“I mean, look at all these rich nerds with fetching Asian ladies on their arms. We don’t want to sound “offensive” but it’s just a thing, you know?”
And in the comments:
“Asian is the last stop before Gay.” #
“My wife already knows when she’s tired of me and kicks me out that my next wife will come from Korea or Sri Lanka.” #
“Mr. Butterfly Champion gets his Madame Butterfly*.” #
“He so horny**!” #
“White nerds dating Asian girls is a trend. I don’t think it’s offensive to point it out.” #
- My friends and I make plenty of offensive comments about each other’s race/sexual orientation/etc. but we do so in private. So though I’ve been referred to as a Madame Butterfly, these things are said in jest and directed toward me specifically by my friends specifically, not directed at an entire group of people by anonymous commenters who don’t know them.
- Some argue that there’s truth to some stereotypes like “Asians are the last stop to Gay”. However, I can think of lots of stereotypes out there (”Blacks are thugs,” “Gays are diseased,” “Fat people are lazy”, etc.) that shouldn’t ever be said out loud. Why? Oh, that’s right. Because they’re stereotypes, which by definition, means that they have no empirical basis.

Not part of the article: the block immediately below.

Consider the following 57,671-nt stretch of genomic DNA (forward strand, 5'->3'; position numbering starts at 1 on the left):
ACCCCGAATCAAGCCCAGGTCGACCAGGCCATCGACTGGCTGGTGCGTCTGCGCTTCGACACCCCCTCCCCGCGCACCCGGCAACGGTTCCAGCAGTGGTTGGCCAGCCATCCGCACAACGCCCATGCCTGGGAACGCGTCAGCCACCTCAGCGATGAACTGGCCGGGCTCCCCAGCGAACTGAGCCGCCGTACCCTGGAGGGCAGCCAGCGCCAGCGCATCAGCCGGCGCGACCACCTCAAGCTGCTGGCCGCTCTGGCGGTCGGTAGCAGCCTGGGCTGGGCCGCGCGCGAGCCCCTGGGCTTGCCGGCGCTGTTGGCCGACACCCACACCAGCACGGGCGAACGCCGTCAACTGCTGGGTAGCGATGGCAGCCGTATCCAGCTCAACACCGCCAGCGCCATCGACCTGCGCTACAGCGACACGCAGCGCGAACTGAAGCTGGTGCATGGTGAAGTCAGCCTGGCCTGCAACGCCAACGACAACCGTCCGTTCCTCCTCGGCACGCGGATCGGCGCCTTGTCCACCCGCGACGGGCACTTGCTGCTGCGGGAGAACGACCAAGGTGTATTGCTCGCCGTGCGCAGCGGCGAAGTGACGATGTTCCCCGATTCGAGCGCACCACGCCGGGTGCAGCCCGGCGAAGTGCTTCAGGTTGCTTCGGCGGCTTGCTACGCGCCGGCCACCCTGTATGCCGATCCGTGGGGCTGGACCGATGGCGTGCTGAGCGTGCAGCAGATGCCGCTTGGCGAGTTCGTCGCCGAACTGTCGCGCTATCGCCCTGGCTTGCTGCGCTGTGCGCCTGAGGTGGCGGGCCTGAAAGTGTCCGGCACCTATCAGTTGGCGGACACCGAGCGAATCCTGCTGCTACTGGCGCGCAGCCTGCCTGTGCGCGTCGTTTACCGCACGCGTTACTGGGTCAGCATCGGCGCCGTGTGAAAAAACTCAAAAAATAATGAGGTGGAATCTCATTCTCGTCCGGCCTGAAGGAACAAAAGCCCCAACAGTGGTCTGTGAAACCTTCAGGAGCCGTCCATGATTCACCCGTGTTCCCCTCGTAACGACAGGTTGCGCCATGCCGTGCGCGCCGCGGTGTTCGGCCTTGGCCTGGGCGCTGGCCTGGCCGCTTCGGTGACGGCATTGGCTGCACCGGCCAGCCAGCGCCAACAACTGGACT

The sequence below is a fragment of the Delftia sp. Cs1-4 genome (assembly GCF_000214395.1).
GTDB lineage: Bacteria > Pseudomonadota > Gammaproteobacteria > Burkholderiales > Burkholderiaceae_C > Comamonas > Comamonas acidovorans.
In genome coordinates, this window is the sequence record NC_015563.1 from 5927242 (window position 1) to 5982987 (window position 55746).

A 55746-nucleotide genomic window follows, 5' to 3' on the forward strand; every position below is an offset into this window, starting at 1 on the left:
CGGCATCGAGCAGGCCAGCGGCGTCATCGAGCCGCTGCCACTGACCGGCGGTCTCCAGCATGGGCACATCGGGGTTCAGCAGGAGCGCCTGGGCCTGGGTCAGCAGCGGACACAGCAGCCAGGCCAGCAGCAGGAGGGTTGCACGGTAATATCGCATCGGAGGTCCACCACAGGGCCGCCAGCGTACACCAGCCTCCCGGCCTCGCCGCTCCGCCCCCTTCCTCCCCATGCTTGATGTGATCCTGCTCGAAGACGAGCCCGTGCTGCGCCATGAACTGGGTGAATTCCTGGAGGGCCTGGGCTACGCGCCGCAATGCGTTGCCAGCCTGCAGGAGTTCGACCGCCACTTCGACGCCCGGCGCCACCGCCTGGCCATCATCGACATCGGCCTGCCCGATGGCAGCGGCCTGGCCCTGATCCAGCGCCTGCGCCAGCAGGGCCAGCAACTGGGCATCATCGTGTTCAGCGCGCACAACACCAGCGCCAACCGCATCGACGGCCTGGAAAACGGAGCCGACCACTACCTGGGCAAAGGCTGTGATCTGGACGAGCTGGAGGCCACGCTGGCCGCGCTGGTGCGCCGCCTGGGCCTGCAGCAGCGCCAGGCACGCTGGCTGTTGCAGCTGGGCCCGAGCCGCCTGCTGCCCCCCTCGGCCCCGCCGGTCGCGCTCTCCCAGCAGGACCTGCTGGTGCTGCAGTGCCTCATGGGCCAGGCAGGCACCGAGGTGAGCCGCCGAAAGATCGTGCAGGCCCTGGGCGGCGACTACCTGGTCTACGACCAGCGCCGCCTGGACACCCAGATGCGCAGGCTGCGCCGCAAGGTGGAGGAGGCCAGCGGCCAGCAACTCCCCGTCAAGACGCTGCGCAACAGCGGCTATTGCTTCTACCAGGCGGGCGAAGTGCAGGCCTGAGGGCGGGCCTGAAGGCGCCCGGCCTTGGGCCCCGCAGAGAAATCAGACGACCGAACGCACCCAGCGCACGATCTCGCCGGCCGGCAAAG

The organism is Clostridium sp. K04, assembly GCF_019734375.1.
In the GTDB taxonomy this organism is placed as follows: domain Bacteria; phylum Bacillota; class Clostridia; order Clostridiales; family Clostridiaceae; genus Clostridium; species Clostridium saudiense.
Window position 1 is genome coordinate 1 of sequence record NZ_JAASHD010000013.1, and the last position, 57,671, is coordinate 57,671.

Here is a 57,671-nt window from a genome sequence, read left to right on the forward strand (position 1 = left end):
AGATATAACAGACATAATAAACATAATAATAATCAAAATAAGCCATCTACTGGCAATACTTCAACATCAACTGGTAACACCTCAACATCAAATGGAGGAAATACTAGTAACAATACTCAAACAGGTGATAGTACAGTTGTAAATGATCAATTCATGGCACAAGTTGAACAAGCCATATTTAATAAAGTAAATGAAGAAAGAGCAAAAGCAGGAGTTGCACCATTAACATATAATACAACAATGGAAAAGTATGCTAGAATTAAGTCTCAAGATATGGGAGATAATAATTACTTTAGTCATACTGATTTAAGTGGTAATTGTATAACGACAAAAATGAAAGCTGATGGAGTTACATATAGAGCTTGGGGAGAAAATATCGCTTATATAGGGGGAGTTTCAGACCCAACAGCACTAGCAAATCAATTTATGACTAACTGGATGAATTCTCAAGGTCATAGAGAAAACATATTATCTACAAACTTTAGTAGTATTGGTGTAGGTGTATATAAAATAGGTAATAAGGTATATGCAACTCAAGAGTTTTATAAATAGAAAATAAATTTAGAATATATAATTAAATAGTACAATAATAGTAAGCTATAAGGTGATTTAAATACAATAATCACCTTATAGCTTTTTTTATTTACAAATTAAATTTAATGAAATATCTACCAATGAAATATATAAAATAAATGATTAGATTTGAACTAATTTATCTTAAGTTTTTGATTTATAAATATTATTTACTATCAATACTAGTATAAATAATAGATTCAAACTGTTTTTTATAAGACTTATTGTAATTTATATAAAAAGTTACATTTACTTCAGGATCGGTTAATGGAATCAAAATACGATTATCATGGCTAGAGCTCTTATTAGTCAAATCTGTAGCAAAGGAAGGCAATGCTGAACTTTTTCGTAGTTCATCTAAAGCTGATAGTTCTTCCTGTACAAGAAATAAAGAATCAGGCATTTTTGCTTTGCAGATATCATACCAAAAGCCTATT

- Interracial relationships are not “trends”. Trends go out of style. I’m pretty sure this isn’t just a hot commodity for the season.
- People have no filter on the Internet, especially not on websites like Gawker, because they mistake “being offensive” for “being controversial”. A racist remark isn’t snarky humor, it’s just racist.
Call this an overreaction, but I’m seriously disturbed by some of these comments. The Gawker article is offensive, sure, but considering the website’s habitual outrage at other people’s displays of ignorance, I’m going to chalk this up to a poor attempt at humor. The commenters, though? I guess they demonstrate that some people out there — educated or not — clearly need a crash course on racism and its seemingly harmless manifestations.
* For those unfamiliar with the opera, Madame Butterfly depicts the relationship between a condescending American and a self-sacrificing, exoticized Japanese woman, who gets abandoned (after marriage, mind you) for a new and improved American wife.
** A reference to the Vietnamese prostitute in Full Metal Jacket. Everyone’s heard “Me so horny. Me love you long time”; no one ever knows where it’s from. Now you do.
(reposted from Tumblr)